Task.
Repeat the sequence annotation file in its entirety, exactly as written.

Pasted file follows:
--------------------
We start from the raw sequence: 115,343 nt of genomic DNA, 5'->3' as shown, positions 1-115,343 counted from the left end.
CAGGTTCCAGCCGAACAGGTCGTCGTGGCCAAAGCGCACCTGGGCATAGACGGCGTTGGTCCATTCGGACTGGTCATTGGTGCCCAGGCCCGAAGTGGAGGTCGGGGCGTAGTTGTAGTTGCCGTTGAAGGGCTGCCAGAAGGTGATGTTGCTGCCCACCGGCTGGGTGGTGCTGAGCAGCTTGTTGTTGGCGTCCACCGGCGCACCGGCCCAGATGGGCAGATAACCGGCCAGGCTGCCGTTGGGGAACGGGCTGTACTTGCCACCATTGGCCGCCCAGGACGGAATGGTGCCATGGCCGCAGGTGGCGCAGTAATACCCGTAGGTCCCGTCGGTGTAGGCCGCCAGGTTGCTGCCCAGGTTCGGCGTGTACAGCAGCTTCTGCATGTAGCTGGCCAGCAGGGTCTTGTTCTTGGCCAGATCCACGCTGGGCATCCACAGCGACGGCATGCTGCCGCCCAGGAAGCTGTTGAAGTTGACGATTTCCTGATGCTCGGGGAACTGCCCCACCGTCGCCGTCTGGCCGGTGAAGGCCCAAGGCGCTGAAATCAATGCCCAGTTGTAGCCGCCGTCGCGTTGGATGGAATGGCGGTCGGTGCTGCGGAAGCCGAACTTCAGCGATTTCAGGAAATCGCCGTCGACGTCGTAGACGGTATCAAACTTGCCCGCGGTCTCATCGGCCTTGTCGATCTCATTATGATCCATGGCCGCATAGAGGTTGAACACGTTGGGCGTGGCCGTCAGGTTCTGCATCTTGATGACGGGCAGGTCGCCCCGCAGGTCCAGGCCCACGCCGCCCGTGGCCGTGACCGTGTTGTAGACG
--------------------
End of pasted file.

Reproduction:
We start from the raw sequence: 115,343 nt of genomic DNA, 5'->3' as shown, positions 1-115,343 counted from the left end.
CAGGTTCCAGCCGAACAGGTCGTCGTGGCCAAAGCGCACCTGGGCATAGACGGCGTTGGTCCATTCGGACTGGTCATTGGTGCCCAGGCCCGAAGTGGAGGTCGGGGCGTAGTTGTAGTTGCCGTTGAAGGGCTGCCAGAAGGTGATGTTGCTGCCCACCGGCTGGGTGGTGCTGAGCAGCTTGTTGTTGGCGTCCACCGGCGCACCGGCCCAGATGGGCAGATAACCGGCCAGGCTGCCGTTGGGGAACGGGCTGTACTTGCCACCATTGGCCGCCCAGGACGGAATGGTGCCATGGCCGCAGGTGGCGCAGTAATACCCGTAGGTCCCGTCGGTGTAGGCCGCCAGGTTGCTGCCCAGGTTCGGCGTGTACAGCAGCTTCTGCATGTAGCTGGCCAGCAGGGTCTTGTTCTTGGCCAGATCCACGCTGGGCATCCACAGCGACGGCATGCTGCCGCCCAGGAAGCTGTTGAAGTTGACGATTTCCTGATGCTCGGGGAACTGCCCCACCGTCGCCGTCTGGCCGGTGAAGGCCCAAGGCGCTGAAATCAATGCCCAGTTGTAGCCGCCGTCGCGTTGGATGGAATGGCGGTCGGTGCTGCGGAAGCCGAACTTCAGCGATTTCAGGAAATCGCCGTCGACGTCGTAGACGGTATCAAACTTGCCCGCGGTCTCATCGGCCTTGTCGATCTCATTATGATCCATGGCCGCATAGAGGTTGAACACGTTGGGCGTGGCCGTCAGGTTCTGCATCTTGATGACGGGCAGGTCGCCCCGCAGGTCCAGGCCCACGCCGCCCGTGGCCGTGACCGTGTTGTAGACG